- Hypervisor – Follow the specific instructions for your hypervisor in the Getting Started with AWS Server Migration Service.
Install and configure the SMS Connector appliance
Launch a new VM based on the SMS Connector that you downloaded. To configure the connector, connect to it via HTTPS. You can obtain the SMS Connector IP address from your hypervisor.
Connect to the SMS Connector via HTTPS. In the example above, the connector IP address is 10.0.0.31. In your browser, enter https://10.0.0.31.
Configure the connector with the IAM and hypervisor credentials that you created earlier.
After it’s configured, and the associated connectivity and authentication checks have passed, return to the console and view your connector in AWS SMS.
Import your virtual machine inventory and create a replication job
After validating that the SMS Connector is in a “HEALTHY” state, import your server catalog to AWS SMS. This process can take up to a minute.
Select the server to migrate and choose Create replication job. The console guides you through the process. The time that the initial replication task takes to complete is dependent on the available bandwidth and the size of your VM. After the initial seed replication, network bandwidth is minimized as AWS SMS replicates only incremental changes occurring on the VM.
Launch your EC2 instance
When your replication task is complete, the artifact created by AWS SMS is a custom AMI that you can use to deploy an EC2 instance. Follow the usual process to launch your EC2 instance, noting that you may need to replace any host-based firewalls with security groups and NACLs.
When you create an EC2 instance, ensure that you pick the most suitable EC2 instance type and size to match your performance requirements while optimizing for cost.
While your new EC2 instance is a replica of your on-premises VM, you should always validate that applications are functioning. How you do this differs on an application-by-application basis. You can use a combination of approaches, such as editing a local host file and testing your application, SSH, or Telnet.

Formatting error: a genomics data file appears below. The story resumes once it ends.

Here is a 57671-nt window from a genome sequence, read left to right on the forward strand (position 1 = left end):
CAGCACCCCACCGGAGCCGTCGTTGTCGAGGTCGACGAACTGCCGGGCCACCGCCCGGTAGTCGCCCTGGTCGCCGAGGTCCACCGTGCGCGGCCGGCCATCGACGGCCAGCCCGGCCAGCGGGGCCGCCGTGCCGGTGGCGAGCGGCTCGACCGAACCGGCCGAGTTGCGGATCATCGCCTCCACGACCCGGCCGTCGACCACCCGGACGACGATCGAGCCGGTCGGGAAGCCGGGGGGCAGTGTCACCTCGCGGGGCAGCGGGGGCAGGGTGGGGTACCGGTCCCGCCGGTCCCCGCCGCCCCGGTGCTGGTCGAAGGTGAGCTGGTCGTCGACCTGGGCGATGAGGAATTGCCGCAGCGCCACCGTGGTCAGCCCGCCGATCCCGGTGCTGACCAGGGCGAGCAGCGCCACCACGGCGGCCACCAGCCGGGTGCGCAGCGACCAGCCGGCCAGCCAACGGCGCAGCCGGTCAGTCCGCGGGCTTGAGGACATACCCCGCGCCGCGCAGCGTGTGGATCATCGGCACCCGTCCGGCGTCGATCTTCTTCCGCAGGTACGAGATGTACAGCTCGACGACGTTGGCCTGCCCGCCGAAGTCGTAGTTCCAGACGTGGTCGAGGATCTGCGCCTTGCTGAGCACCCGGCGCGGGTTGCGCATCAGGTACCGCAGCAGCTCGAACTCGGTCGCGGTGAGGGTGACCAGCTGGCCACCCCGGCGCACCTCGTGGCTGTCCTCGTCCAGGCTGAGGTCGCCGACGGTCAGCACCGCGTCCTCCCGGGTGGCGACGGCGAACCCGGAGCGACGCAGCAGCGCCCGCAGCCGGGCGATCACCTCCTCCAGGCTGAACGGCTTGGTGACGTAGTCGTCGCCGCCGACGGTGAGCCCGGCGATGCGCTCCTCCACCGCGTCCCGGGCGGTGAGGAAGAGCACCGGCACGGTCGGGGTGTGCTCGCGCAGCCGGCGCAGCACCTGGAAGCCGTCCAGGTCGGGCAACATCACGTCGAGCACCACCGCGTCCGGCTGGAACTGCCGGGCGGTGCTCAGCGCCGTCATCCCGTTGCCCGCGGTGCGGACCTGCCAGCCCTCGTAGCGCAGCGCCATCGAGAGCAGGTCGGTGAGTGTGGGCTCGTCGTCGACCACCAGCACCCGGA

From the RDS console, get your connection string details and update your WordPress configuration file to point to the Amazon Aurora database. As WordPress is expecting a MySQL database and Amazon Aurora is MySQL-compliant, this change of database engine is transparent to WordPress.
Change your DNS records to resolve the WordPress blog to your EC2 instance
You have validated that your WordPress application is running correctly, as you are still receiving changes from your on-premises data center via AWS DMS into your Amazon Aurora database.
You can now update your DNS zone file using Amazon Route 53. Route 53 can be driven by multiple methods: console, SDK, or AWS CLI.
For this walkthrough, update your DNS zone file via the AWS CLI. The JSON example shows upserting the A record in your zone to resolve to your EC2 instance.
Use the AWS CLI to execute the request and update the record in your zone file. The cut-over period between the original off-cloud location and AWS is defined by the TTL in the SOA (statement of authority) in your DNS zone. During this period, any requests resolving to your off-cloud server that result in database writes are automatically replicated to your Amazon Aurora instance via AWS DMS.
You have now successfully migrated your WordPress blog to AWS. Based on the TTL of your DNS zone file, end users slowly resolve the WordPress blog to AWS.
After you have validated your successful migration, be sure to delete your AWS DMS task and your AWS SMS replication job.
In this post, you moved a WordPress blog to AWS, using AWS SMS and AWS DMS to re-point the associated DNS records.
Many architectures can be extended to use many of the inherent benefits of AWS, with little effort. For example, by using Amazon CloudWatch metrics to drive Auto Scaling policies, you can use an Application Load Balancer as your frontend. This removes the single point of failure for a single Amazon EC2 instance and ensures that your deployed capacity closely follows customer demand. Think big and get building!